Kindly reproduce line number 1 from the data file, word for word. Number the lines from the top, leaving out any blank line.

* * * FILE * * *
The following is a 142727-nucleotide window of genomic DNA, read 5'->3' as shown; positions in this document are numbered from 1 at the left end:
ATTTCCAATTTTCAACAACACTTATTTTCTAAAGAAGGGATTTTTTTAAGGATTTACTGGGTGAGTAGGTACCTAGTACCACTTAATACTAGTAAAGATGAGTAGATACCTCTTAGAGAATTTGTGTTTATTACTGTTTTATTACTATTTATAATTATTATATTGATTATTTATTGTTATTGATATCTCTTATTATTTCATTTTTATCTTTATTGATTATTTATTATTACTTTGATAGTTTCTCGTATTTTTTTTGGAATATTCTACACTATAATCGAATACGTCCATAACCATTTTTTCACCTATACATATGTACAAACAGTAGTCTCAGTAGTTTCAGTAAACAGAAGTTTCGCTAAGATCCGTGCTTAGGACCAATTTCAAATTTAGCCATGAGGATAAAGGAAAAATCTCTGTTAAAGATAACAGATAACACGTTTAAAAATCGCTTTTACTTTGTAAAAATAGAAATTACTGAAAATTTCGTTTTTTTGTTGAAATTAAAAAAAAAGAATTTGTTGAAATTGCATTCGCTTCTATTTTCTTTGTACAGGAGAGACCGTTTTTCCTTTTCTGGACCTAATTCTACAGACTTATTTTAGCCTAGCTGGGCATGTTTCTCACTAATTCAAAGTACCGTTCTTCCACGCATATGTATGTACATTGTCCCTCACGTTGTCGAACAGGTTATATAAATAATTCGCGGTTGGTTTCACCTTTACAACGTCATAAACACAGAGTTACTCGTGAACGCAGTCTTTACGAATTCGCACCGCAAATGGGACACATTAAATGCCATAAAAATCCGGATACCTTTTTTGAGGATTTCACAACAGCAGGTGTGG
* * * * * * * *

The following is a 142727-nucleotide window of genomic DNA, read 5'->3' as shown; positions in this document are numbered from 1 at the left end: